Their laptop and WiFi connection are their primary tools.
Key topics include space, equipment, permission, and licenses.
The digital nomad model is a popular choice if you want to ‘change’ your home setting.
Digital nomads travel to various countries for extended periods and operate their businesses from a cafe or coffee shop.
The entrepreneur may work from home or in a traditional office setting.
The popular Silicon Valley model of 5–8 entrepreneurs living in one home and working all day and night on a product still exists.
Today, entrepreneurs can work from home and collaborate with their teams via email, online tools, and teleconference.
Once the entrepreneur receives funding, they might seek office space to accommodate a larger team.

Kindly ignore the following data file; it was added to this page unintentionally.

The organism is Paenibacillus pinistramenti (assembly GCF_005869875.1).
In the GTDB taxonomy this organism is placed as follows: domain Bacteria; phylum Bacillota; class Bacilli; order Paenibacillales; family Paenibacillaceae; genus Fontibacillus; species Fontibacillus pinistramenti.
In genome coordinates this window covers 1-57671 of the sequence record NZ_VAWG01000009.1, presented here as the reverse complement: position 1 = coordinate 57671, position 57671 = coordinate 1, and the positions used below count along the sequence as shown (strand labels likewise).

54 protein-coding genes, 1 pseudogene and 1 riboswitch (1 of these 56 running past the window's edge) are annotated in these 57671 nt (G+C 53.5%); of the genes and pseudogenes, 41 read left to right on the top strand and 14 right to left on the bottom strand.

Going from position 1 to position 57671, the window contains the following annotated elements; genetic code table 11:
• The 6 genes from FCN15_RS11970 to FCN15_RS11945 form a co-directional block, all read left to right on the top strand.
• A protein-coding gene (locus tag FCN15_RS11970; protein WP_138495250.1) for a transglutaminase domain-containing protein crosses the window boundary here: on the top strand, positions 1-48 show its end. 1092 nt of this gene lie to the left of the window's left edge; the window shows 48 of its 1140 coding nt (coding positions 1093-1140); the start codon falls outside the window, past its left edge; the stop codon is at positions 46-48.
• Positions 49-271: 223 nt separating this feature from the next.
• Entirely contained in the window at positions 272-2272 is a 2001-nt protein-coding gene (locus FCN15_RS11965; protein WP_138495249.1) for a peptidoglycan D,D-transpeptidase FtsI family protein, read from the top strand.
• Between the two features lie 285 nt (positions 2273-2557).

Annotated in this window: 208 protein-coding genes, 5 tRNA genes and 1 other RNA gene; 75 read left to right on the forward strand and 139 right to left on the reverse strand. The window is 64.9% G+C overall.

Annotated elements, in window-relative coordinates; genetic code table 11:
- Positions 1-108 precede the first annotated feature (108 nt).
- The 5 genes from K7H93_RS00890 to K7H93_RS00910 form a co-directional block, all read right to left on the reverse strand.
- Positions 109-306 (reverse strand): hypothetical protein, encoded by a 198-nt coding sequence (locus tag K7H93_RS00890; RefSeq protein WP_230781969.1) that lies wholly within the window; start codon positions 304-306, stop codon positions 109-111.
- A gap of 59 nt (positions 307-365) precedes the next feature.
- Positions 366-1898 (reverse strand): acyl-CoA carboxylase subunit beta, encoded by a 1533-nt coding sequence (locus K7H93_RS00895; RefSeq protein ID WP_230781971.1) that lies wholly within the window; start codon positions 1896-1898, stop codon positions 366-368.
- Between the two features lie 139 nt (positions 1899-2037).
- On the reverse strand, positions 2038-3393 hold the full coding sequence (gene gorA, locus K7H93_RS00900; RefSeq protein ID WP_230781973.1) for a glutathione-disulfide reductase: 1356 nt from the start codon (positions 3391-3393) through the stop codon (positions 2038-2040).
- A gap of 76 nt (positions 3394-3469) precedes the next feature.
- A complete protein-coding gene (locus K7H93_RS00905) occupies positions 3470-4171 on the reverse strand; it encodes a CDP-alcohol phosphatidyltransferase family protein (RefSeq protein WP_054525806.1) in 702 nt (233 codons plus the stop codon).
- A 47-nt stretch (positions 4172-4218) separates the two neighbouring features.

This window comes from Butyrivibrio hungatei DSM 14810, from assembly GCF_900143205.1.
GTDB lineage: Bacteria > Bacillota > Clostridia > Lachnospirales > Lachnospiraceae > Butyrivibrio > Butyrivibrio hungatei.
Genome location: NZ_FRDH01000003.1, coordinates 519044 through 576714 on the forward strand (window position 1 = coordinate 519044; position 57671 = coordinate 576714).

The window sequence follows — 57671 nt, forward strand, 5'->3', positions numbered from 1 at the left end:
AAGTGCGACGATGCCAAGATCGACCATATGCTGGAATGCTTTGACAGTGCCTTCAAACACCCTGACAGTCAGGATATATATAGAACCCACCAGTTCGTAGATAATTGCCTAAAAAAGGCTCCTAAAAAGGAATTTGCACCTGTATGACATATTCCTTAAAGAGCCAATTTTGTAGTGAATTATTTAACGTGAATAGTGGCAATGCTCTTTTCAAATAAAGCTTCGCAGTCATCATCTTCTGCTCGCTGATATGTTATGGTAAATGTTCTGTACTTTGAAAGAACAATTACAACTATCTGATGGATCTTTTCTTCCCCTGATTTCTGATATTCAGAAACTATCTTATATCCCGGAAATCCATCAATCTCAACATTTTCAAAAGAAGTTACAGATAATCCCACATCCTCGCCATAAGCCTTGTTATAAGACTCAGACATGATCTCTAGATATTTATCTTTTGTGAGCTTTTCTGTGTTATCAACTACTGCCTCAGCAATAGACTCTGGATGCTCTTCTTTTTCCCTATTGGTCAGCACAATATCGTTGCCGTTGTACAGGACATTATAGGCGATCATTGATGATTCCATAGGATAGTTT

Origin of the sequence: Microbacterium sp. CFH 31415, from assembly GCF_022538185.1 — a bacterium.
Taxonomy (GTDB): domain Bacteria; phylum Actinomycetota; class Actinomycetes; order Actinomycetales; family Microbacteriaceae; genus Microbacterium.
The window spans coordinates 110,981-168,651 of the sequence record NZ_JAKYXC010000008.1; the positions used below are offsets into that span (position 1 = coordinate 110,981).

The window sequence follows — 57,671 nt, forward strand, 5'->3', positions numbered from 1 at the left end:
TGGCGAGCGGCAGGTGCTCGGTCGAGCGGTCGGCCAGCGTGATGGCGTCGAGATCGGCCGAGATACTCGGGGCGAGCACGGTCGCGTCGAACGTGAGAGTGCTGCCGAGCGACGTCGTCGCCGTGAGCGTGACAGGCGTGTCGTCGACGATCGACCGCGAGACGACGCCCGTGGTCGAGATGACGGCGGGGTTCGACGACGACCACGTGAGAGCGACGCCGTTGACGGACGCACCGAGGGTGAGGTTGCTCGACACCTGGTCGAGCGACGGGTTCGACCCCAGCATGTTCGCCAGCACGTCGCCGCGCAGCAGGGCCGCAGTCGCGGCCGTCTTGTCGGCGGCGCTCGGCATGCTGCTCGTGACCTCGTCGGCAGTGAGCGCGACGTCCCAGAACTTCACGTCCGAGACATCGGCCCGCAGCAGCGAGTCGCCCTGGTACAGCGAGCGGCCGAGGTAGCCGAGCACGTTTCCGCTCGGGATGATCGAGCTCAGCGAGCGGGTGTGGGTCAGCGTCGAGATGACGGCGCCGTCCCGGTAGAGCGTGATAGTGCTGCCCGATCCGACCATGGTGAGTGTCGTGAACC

Frequently Asked Questions
Is it more efficient to start as a solopreneur?
Not necessarily. The key inputs to evaluate when you choose a model are the scope of the BIG problem you want to solve and finances.
Solopreneurs start with a problem they can tackle from home, and they often have the personal funds to start. Entrepreneurs tackle a larger industry challenge and may rely on investors to provide a financial cushion to start.
How do you know it’s time to move from one model to the other?
You can evaluate revenue, projected costs, and the next steps to achieve product-customer fit.
If your sales are slow and your expenses are low, you can stay in the solopreneur model.
Once you find success with one product to solve 1 problem, you may opt to expand.
Additional employees come at a cost, yet their ability to help you tackle a larger issue and tap into more revenue makes entrepreneurial revenue attractive.
Choose wisely, and don’t expand too soon.